Meanwhile, the Melaka Gateway development, which was scheduled to commence operations by March 2021, may be facing hiccups.
Loke said no sign of work has been seen at the development site near Pulau Melaka, and the relating approvals for its maiden proposed facility — the Melaka International Cruise Jetty — have lapsed.
“We notice there are a few issues with the project. There have not been any signs of development at all,” he said.
“The technical approvals given by the department of environment and department of irrigation and drainage to KAJ Developments Sdn Bhd in 2016 [for the cruise jetty] have lapsed.
“As of now, we haven’t seen any development. Of course, they will not be able to do (start work) now because the necessary approvals have expired,” he added.
The Melaka state government first announced plans to build a deep-sea port under the Melaka Gateway project with private entities KAJ Developments and Powerchina International Group Ltd back in November 2016. The port was scheduled for completion by 2019, with the whole gateway project ready by 2025, according to reports.
At the time, KAJ Developments raised eyebrows after it bagged a 99-year operating lease over the proposed port, as opposed to the usual 30-year term practised for other deep-sea ports in the country.
KAJ Developments, said Loke, was awarded “the rights to operate and manage port facilities and services at the integrated deep-sea port Melaka Gateway at Pulau Melaka 2, 3 and 4; and a cruise terminal at Pulau Melaka 1” by the previous transport minister.
He said the operating lease granted to KAJ is conditional upon KAJ commencing operations of the port by 2021.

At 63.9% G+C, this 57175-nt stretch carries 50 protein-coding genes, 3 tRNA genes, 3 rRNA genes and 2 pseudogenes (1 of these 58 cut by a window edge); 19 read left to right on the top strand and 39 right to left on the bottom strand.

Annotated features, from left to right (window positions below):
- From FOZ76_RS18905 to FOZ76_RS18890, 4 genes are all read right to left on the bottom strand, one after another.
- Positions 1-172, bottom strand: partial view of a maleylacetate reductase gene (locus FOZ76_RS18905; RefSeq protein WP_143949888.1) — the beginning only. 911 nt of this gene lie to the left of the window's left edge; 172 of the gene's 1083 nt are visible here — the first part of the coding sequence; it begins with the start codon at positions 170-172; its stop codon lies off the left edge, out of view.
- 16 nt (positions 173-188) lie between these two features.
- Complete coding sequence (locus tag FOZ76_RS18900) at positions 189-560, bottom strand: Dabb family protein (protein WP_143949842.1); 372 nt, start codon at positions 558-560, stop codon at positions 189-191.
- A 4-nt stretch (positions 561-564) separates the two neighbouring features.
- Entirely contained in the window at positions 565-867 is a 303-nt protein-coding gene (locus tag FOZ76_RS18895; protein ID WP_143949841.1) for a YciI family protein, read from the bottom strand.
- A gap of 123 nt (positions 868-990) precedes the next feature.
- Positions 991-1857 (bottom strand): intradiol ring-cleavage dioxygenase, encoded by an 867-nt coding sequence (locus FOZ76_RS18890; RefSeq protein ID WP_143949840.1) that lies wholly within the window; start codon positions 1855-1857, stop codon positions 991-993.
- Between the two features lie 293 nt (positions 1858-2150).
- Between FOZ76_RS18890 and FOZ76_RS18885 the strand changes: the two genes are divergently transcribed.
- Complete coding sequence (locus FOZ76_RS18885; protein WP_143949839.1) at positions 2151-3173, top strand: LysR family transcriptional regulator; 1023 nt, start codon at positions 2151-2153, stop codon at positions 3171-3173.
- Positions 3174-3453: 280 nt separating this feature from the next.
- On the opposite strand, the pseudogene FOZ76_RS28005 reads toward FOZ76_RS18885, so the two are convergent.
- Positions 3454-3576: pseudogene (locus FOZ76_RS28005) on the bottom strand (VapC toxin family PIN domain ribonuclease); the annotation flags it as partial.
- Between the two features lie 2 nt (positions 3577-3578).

“The 99-year operational lease can only be activated if all facilities have been completed and begin operations by March 6, 2021, failing which, the licence will be invalid,” said Loke.
The Melaka Gateway, said Loke, is under the purview of the Melaka Port Authority. The body, he said, is in turn answerable to PKA’s management which also manages the port authority in Melaka. “I have instructed [the] PKA general manager to issue a letter to KAJ Developments to request for their response and an update on the project status,” he said.
Since Pakatan Harapan won the May 9 polls and took over both the federal and Melaka governments, there have been speculations that the project would be shelved. On June 2, it was reported that the state government was reassessing the project before making a decision on its fate.
However, on June 29, KAJ chief executive officer Datuk Michelle Ong told reporters after her meeting with the Council of Eminent Persons that the Melaka government had not issued a stopwork order on the project, and that the development had already attracted billions of ringgit worth of foreign direct investment.
She said the project was going smoothly with China state-owned Powerchina International Group as its engineering, procurement, construction and commissioning contractor, and that there has been no effort to rescale the project size.